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The Day I Shaved My Head

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Here’s how I shaved my head:

I’m out to prove a point, by the way, that what you read, see, hear about cancer is a load of shit. People posing triumphantly. Ringing a bell. Surrounded by family and friends. It’s often a production. Someone is sick and they have this wonderful support system and the world stops and your loved ones rush to you and at least someone stays, and makes sure you’re OK, and despite the illness, you are grateful and filled with hope and unicorns and rainbows.

I had several friends swear they would shave their head with me.

They did not.

I had a friend who was going to come and do it for me. He did not.

Instead! It went down like, fuck it. It has to be done. Hair (long black hair) was everywhere on my sheets and clothes and if I grabbed a small clump and tugged slightly it would fall right out. I’ve heard so many women recount the experience as traumatic, and I guess I understand that, but if you’ve known me even for a little while, you’re probably aware that I’ve never been shy about clippers.

So I say to myself, this is a proper time to day drink. I think it was like 11 a.m.? So I go to the local watering hole. As I open the door to this bar dungeon and let the sunlight in, who does it shine on, but the person that… I can’t find the right words… was my ex, then was my friend, now is basically my arch nemesis? Yeah, him. At my bar. On the day I’m shaving my head. My head. My bar. Motherfucker.

So what do I do except needle and prod him right up in his nebbish hobbit face to fucking leave so I could do this in peace. The weasel says… blah blah it’s my bar I come here all the time. And I was soooo angry I told him, not today it isn’t! He snuck out the back. I met him out front. And I punched him in the face.

Now. I had a double Jame-O neat.

Made my way to Great Clips. This is how dignified the process was for me. A bar fight, alone, friends forgot me, at a Great Clips. Had a few vodka nips in my purse. They do it for free, ya know, because everyone feels sorry for you. And typically, the hairdresser hesitated, all are you sure and whatnot and I drink some vodka and I’m like. Please. I don’t fucking care.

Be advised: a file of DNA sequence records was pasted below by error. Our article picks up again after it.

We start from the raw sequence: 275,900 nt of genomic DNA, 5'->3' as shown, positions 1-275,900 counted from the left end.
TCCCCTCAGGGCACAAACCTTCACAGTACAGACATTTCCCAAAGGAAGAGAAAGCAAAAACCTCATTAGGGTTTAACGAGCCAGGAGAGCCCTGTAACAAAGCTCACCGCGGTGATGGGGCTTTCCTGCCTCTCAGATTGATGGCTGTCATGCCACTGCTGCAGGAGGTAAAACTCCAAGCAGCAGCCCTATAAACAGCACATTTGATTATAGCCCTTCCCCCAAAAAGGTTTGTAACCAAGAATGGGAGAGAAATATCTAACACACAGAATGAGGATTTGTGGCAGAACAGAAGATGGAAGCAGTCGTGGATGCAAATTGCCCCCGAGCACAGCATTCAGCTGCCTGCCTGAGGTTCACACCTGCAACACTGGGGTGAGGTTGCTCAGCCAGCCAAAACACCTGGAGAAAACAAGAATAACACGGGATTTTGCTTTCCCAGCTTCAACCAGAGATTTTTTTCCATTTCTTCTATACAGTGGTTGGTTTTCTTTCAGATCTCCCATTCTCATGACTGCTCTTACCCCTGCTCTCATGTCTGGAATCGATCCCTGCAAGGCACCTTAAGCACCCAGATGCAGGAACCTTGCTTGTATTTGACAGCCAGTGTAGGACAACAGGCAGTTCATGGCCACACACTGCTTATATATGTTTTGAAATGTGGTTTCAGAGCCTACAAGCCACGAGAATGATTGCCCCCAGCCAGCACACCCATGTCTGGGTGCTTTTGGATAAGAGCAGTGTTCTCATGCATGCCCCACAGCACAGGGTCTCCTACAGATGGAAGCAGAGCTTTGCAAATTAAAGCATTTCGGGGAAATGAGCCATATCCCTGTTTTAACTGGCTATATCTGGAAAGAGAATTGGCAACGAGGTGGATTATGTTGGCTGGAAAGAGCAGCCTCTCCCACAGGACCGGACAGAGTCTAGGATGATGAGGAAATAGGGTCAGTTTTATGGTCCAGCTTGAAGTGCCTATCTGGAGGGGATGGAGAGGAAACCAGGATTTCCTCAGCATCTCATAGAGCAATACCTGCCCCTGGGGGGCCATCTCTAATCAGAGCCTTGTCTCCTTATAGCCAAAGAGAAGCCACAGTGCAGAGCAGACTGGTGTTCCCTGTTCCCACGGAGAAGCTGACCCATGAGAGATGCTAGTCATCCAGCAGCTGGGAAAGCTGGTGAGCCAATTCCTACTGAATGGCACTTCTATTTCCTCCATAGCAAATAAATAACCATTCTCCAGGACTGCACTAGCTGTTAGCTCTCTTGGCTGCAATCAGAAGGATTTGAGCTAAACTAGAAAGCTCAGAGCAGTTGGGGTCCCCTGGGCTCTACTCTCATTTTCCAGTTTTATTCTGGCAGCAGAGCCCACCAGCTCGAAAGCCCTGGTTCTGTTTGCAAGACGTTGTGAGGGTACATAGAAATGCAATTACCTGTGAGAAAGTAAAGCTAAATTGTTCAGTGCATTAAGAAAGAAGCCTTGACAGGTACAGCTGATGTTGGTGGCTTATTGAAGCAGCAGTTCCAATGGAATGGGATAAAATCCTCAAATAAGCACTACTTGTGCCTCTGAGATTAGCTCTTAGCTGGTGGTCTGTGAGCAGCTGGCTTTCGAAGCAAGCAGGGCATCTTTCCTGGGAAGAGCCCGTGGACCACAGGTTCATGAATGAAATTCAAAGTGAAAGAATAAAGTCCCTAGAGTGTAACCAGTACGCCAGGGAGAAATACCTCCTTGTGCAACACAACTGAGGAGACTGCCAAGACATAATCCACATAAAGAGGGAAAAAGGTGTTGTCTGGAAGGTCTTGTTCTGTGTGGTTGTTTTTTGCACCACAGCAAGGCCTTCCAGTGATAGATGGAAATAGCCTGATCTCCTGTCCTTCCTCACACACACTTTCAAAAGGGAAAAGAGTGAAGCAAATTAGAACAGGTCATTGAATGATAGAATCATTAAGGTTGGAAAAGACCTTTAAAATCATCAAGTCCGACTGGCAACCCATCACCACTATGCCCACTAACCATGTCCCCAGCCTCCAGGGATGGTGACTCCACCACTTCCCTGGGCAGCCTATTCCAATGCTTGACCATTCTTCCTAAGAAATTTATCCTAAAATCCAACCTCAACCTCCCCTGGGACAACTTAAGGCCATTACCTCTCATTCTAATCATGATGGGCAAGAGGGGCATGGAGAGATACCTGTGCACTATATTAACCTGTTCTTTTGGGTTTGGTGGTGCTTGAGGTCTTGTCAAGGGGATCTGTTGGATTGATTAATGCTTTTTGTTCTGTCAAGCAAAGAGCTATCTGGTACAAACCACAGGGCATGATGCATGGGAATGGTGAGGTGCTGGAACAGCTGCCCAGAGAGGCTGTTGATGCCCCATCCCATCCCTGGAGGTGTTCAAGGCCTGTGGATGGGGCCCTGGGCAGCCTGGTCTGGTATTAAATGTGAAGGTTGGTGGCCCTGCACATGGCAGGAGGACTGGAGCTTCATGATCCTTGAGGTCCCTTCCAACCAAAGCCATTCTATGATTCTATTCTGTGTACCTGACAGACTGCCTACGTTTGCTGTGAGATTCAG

Buzz buzz. I say, so whaddya do now, like get a razor and whatever? She goes, oh you want it that short? I’m like yeah. I’m fucking going bald. Go shorter. Get it all, dammit.

The only other thing I remember is going home, on the bus. I did have a few head scarves with me because I wasn’t sure if I’d need em? There was snow on the ground. I put something on my head. I saw someone boarding, and they did a cursory glance. They paused on me, and I saw pity. I think it’s a dead giveaway that you’re ill if you’re a woman with a shaved head. But I am no shrinking violet. I simply decided, fuck everyone. Took that shit off my head. And I glared right back at every passenger that boarded and paused to stare a second longer at me. I still do.

To be clear, I am filled with terrible, terrible emotions that I work very hard on a daily basis to tame. I do it sober. I’m honest. I want everyone to know this experience is not sunshine and flowers. I think, in the worst case scenario, you might go through it with parents who don’t want you. No friends or family calling to check on you. No one there after surgery. Going home alone. Trying to connect with people and failing. Shrinking physically, losing body parts, looking at a stranger in the mirror. And so many people I love were there at the beginning, then they weren’t. I’m not bitter about it, I accept that everyone else has their own lives to attend to. It does break my heart, but I am not bitter. It’s ugly. I resent it. I want this to change me for the better, and it is. And I want the platitudes and the myths to disa-fucking-ppear.

Getty image via Alekseyliss

Originally published: December 15, 2020
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